Here's the Scoop: Oct. 15, 2008

Government trimming
At this time of year, my normal obsession with keeping the grass cut and weeds whacked begins to fade. Oddly enough, I’m not terribly concerned about a lawn full of leaves.
This year, I am trying even harder than usual not to get too crazy as I prepare for my annual State of the Lawn address. There are several reasons for my newfound, laidback attitude. Despite the “bargain” gas prices we’ve been experiencing in the past weeks, I am still not happy when I can no longer fill the five-gallon gas can with the crumpled bills I find in the bottom of the washing machine. (P.S. – While I appreciate gas at “only” $3.32 per gallon, I really like it at $1.90.)
Despite the costs of operating the machinery to keep the lawn in shape, the real reason for my loss of interest this year is the equipment itself. The Old Wheel Horse has been the subject of this column more than once. I’m not sure of the vintage of this riding mower, but I think it has more candles on its cake than John McCain.
Just like most people do when they age, the Old Wheel Horse suffered a major droop recently when the mower deck dropped to the ground with a grinding thud. It’s certainly fixable (by others), but this mechanical failure is just one of about a dozen in need of repair. So, the Old Wheel Horse sits idly, waiting for some TLC. Or a sympathetic buyer.

Out of whack
Unfortunately, the much younger string trimmer has many operational issues of its own. The largest problem is that it doesn’t work. This was a highly-rated machine not that many years ago when I brought it home all shiny and new. It never really lived up to the advance billing and now has been donated to a “tinkerer” for enjoyment purposes. Chopping weeds will not be included.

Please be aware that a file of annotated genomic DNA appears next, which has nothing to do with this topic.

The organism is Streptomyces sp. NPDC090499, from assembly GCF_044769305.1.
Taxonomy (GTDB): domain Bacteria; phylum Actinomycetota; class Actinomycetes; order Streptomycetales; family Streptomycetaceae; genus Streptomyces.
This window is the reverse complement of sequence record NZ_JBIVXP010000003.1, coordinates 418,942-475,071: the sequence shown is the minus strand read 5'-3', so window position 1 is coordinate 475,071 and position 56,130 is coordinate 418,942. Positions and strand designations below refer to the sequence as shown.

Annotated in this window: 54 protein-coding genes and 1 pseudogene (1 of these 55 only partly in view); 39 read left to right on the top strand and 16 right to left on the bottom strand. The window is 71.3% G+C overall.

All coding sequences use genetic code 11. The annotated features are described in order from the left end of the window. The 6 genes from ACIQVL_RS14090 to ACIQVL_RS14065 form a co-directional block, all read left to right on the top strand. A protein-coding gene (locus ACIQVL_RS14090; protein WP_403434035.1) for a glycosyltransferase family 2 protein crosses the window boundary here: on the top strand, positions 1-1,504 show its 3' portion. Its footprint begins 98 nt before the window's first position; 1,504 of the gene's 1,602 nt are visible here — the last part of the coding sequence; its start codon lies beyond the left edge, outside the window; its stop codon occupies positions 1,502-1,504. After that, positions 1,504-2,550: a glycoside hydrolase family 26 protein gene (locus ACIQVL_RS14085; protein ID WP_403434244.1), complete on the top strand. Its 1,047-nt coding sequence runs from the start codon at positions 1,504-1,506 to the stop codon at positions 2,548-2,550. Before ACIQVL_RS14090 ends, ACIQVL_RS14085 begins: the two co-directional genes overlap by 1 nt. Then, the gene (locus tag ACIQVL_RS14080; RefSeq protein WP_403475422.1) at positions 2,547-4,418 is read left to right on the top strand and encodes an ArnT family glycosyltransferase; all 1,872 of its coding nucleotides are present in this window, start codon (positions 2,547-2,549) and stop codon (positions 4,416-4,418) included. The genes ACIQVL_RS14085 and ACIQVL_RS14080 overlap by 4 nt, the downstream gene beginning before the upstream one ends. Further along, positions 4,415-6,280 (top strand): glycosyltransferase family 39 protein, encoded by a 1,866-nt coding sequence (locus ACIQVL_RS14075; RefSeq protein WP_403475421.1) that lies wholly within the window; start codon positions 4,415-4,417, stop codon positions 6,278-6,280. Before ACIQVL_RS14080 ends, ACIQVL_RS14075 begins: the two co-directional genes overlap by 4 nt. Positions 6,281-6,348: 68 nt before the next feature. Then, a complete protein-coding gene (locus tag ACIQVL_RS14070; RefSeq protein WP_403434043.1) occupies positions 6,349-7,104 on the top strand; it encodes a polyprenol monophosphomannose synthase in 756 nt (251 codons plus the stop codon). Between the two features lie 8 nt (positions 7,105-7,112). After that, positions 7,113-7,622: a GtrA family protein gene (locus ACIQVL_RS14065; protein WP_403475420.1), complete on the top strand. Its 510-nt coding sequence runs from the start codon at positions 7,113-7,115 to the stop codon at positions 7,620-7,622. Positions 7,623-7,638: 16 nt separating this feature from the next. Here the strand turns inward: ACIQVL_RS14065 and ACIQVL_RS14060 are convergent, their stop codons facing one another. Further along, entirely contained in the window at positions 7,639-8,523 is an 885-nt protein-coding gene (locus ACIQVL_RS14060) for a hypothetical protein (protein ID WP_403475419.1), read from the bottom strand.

So, looking ahead to spring (or Christmas!) there will definitely be a string trimmer on the shopping list. But not just any trimmer. I have been told by numerous sources that my trimming habits (anything that grows, pretty much) demand the type of trimmer that accepts blades. While I’m not good with sharp objects, I’ll take my chances in this department.
I’ve been casually checking the prices of these high-end trimmers and they rival 100 or so gallons of gas. Still, I think for the sake of my “taming the forest” goals, I need to make this upgrade.
Lawn tractors, of course, carry a much greater price tag. I do have a certain amount of sentiment for the Old Wheel Horse, but when I have to sort of lunge back and forth to coax the old tractor up small inclines, emotion comes to a screeching halt. I’m also spending a considerable amount on starting fluid at this point. Add this to the repair budget and the cost of a new tractor doesn’t look that bad.
Plus, I’m confident that by the time spring rolls around, the economy will have plunged to such a low level that “Lawn Care Bailouts” will be in full swing. If not, I may just have to settle for a couple of “Bale Outs” from those in need of hay.